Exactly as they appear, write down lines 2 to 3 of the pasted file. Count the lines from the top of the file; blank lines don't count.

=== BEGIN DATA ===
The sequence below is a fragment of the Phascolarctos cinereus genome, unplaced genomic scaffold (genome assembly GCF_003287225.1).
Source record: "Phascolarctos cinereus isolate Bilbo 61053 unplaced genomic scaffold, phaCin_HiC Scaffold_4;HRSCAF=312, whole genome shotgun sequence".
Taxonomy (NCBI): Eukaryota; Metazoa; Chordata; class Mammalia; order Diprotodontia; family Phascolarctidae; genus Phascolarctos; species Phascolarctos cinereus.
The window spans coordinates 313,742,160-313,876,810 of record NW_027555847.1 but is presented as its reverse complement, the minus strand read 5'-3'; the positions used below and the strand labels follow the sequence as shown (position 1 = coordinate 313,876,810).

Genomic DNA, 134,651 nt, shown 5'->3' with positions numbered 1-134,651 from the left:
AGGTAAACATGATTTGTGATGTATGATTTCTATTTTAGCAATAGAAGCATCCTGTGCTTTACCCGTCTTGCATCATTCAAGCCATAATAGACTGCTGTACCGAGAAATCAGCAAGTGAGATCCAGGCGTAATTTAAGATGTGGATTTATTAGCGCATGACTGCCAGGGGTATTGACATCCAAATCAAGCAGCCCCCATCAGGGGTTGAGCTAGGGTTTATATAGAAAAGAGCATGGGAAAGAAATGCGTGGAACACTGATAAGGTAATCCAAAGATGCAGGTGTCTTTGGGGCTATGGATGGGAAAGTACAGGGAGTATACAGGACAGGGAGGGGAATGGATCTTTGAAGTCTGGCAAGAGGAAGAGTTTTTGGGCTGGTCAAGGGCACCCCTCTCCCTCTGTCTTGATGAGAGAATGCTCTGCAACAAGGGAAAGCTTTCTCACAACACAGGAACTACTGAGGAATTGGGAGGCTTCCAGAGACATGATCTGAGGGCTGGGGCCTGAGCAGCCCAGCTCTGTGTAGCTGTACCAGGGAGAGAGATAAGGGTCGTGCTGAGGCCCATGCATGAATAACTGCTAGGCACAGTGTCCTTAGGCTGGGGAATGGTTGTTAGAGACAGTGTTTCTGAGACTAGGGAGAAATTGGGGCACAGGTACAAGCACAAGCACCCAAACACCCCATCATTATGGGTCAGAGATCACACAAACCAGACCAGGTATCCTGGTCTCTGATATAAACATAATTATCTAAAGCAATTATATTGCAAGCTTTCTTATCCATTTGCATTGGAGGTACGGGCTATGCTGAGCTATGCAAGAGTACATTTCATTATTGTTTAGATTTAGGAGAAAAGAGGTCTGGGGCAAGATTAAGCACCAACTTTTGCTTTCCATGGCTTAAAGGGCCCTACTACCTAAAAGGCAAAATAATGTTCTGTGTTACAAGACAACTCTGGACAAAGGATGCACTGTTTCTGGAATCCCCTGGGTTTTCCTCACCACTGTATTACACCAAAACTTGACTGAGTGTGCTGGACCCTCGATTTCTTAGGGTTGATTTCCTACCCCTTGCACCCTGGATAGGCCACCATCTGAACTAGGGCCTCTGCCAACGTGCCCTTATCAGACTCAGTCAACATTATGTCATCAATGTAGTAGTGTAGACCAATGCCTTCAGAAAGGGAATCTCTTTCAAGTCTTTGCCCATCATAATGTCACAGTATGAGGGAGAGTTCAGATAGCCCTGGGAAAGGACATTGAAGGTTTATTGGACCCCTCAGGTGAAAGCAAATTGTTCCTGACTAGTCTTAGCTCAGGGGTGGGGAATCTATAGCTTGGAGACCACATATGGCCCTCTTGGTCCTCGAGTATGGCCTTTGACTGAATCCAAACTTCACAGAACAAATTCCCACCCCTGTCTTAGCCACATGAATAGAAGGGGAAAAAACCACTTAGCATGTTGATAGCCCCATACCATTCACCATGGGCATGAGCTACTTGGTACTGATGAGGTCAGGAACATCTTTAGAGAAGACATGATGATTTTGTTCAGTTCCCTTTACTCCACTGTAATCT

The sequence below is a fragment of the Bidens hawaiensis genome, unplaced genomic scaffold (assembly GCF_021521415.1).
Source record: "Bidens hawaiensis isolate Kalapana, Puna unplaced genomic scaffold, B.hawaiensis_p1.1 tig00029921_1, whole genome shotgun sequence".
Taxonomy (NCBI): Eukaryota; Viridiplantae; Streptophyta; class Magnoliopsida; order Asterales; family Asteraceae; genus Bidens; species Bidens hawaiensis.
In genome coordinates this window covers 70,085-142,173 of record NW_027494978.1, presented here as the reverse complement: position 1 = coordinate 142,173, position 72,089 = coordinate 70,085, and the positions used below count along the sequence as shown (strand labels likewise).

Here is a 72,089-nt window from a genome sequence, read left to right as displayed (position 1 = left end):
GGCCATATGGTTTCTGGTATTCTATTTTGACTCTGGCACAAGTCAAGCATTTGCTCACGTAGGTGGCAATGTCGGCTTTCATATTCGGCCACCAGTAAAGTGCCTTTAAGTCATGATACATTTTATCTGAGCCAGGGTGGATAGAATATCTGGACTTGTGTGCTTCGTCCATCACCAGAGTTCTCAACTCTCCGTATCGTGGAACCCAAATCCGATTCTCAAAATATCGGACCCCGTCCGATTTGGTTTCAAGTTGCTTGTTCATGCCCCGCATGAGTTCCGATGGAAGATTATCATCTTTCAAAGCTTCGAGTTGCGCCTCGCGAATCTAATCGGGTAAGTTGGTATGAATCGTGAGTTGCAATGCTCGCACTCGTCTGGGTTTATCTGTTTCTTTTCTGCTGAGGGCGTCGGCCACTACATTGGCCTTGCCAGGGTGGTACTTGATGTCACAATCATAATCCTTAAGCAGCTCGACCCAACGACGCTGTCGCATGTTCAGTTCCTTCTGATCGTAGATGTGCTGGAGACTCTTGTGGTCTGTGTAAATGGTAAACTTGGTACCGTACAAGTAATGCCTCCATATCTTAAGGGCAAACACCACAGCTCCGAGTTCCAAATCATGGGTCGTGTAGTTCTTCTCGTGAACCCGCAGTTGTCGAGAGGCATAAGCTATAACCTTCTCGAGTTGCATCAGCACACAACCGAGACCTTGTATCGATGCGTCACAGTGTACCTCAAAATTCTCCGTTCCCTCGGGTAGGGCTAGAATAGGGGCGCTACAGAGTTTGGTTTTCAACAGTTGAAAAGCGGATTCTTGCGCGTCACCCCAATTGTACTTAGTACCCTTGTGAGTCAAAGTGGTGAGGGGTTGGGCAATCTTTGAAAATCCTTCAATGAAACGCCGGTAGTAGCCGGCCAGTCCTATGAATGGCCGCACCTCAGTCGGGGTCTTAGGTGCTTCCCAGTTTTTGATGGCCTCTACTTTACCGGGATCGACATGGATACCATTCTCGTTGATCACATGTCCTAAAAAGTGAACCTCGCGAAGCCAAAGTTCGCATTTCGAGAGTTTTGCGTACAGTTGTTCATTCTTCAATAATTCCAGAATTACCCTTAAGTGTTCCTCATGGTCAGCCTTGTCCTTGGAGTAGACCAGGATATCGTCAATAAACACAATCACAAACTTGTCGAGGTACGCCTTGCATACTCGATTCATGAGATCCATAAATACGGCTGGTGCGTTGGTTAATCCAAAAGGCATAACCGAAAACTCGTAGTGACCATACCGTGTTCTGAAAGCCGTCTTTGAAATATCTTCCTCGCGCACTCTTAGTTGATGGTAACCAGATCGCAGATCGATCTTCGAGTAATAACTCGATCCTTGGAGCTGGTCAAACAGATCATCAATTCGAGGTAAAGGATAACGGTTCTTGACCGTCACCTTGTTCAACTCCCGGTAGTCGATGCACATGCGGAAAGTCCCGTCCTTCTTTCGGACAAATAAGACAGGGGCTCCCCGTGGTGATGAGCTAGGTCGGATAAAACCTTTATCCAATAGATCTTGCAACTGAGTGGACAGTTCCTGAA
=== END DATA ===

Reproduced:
Source record: "Phascolarctos cinereus isolate Bilbo 61053 unplaced genomic scaffold, phaCin_HiC Scaffold_4;HRSCAF=312, whole genome shotgun sequence".
Taxonomy (NCBI): Eukaryota; Metazoa; Chordata; class Mammalia; order Diprotodontia; family Phascolarctidae; genus Phascolarctos; species Phascolarctos cinereus.